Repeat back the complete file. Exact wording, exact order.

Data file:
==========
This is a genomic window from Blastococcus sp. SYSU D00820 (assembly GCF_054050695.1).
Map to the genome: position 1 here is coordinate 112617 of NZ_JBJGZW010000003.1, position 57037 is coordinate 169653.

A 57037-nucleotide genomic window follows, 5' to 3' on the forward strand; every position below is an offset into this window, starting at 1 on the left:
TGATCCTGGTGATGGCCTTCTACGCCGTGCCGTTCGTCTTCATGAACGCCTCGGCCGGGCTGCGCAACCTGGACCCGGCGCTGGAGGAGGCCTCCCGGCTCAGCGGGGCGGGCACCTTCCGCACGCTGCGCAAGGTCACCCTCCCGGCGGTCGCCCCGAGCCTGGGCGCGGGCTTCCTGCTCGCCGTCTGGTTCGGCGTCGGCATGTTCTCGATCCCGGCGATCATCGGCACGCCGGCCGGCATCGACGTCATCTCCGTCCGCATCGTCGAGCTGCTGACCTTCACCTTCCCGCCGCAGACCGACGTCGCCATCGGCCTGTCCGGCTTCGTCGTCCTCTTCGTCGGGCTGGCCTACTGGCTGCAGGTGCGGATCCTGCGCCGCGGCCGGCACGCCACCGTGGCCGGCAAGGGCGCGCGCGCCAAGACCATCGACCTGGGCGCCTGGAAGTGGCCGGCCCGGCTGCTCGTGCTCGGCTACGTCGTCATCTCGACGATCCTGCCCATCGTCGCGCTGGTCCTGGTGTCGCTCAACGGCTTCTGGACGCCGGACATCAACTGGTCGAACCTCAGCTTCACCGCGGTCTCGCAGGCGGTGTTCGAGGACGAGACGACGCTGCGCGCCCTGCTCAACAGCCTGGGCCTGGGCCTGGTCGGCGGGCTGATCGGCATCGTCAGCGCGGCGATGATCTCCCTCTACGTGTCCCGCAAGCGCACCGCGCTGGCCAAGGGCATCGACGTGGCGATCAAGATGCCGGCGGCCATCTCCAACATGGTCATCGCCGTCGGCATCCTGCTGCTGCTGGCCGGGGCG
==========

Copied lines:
This is a genomic window from Blastococcus sp. SYSU D00820 (assembly GCF_054050695.1).
Map to the genome: position 1 here is coordinate 112617 of NZ_JBJGZW010000003.1, position 57037 is coordinate 169653.

A 57037-nucleotide genomic window follows, 5' to 3' on the forward strand; every position below is an offset into this window, starting at 1 on the left:
TGATCCTGGTGATGGCCTTCTACGCCGTGCCGTTCGTCTTCATGAACGCCTCGGCCGGGCTGCGCAACCTGGACCCGGCGCTGGAGGAGGCCTCCCGGCTCAGCGGGGCGGGCACCTTCCGCACGCTGCGCAAGGTCACCCTCCCGGCGGTCGCCCCGAGCCTGGGCGCGGGCTTCCTGCTCGCCGTCTGGTTCGGCGTCGGCATGTTCTCGATCCCGGCGATCATCGGCACGCCGGCCGGCATCGACGTCATCTCCGTCCGCATCGTCGAGCTGCTGACCTTCACCTTCCCGCCGCAGACCGACGTCGCCATCGGCCTGTCCGGCTTCGTCGTCCTCTTCGTCGGGCTGGCCTACTGGCTGCAGGTGCGGATCCTGCGCCGCGGCCGGCACGCCACCGTGGCCGGCAAGGGCGCGCGCGCCAAGACCATCGACCTGGGCGCCTGGAAGTGGCCGGCCCGGCTGCTCGTGCTCGGCTACGTCGTCATCTCGACGATCCTGCCCATCGTCGCGCTGGTCCTGGTGTCGCTCAACGGCTTCTGGACGCCGGACATCAACTGGTCGAACCTCAGCTTCACCGCGGTCTCGCAGGCGGTGTTCGAGGACGAGACGACGCTGCGCGCCCTGCTCAACAGCCTGGGCCTGGGCCTGGTCGGCGGGCTGATCGGCATCGTCAGCGCGGCGATGATCTCCCTCTACGTGTCCCGCAAGCGCACCGCGCTGGCCAAGGGCATCGACGTGGCGATCAAGATGCCGGCGGCCATCTCCAACATGGTCATCGCCGTCGGCATCCTGCTGCTGCTGGCCGGGGCG